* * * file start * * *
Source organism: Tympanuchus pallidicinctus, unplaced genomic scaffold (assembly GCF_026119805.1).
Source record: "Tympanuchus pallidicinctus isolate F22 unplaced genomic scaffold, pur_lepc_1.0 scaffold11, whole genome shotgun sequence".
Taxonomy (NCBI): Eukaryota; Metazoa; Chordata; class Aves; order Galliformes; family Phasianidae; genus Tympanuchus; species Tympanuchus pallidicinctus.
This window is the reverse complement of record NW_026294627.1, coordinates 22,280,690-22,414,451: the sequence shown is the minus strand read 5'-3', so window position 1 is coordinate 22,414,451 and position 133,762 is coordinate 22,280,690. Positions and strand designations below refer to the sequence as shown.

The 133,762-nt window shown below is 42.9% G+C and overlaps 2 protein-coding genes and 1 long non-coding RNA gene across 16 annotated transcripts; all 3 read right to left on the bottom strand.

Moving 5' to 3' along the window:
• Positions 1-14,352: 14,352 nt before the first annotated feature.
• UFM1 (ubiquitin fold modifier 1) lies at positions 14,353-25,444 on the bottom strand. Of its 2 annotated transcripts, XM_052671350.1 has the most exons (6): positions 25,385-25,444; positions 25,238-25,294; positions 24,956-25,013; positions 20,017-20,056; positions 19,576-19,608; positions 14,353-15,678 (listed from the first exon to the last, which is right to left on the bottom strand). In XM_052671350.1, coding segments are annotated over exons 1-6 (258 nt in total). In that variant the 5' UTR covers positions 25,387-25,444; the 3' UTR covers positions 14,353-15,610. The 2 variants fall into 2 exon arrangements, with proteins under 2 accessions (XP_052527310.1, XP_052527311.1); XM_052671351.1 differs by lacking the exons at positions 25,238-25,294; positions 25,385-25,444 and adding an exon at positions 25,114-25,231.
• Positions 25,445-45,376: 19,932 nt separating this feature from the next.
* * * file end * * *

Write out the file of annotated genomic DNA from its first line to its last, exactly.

Source organism: Tympanuchus pallidicinctus, unplaced genomic scaffold (assembly GCF_026119805.1).
Source record: "Tympanuchus pallidicinctus isolate F22 unplaced genomic scaffold, pur_lepc_1.0 scaffold11, whole genome shotgun sequence".
Taxonomy (NCBI): Eukaryota; Metazoa; Chordata; class Aves; order Galliformes; family Phasianidae; genus Tympanuchus; species Tympanuchus pallidicinctus.
This window is the reverse complement of record NW_026294627.1, coordinates 22,280,690-22,414,451: the sequence shown is the minus strand read 5'-3', so window position 1 is coordinate 22,414,451 and position 133,762 is coordinate 22,280,690. Positions and strand designations below refer to the sequence as shown.

The 133,762-nt window shown below is 42.9% G+C and overlaps 2 protein-coding genes and 1 long non-coding RNA gene across 16 annotated transcripts; all 3 read right to left on the bottom strand.

Moving 5' to 3' along the window:
• Positions 1-14,352: 14,352 nt before the first annotated feature.
• UFM1 (ubiquitin fold modifier 1) lies at positions 14,353-25,444 on the bottom strand. Of its 2 annotated transcripts, XM_052671350.1 has the most exons (6): positions 25,385-25,444; positions 25,238-25,294; positions 24,956-25,013; positions 20,017-20,056; positions 19,576-19,608; positions 14,353-15,678 (listed from the first exon to the last, which is right to left on the bottom strand). In XM_052671350.1, coding segments are annotated over exons 1-6 (258 nt in total). In that variant the 5' UTR covers positions 25,387-25,444; the 3' UTR covers positions 14,353-15,610. The 2 variants fall into 2 exon arrangements, with proteins under 2 accessions (XP_052527310.1, XP_052527311.1); XM_052671351.1 differs by lacking the exons at positions 25,238-25,294; positions 25,385-25,444 and adding an exon at positions 25,114-25,231.
• Positions 25,445-45,376: 19,932 nt separating this feature from the next.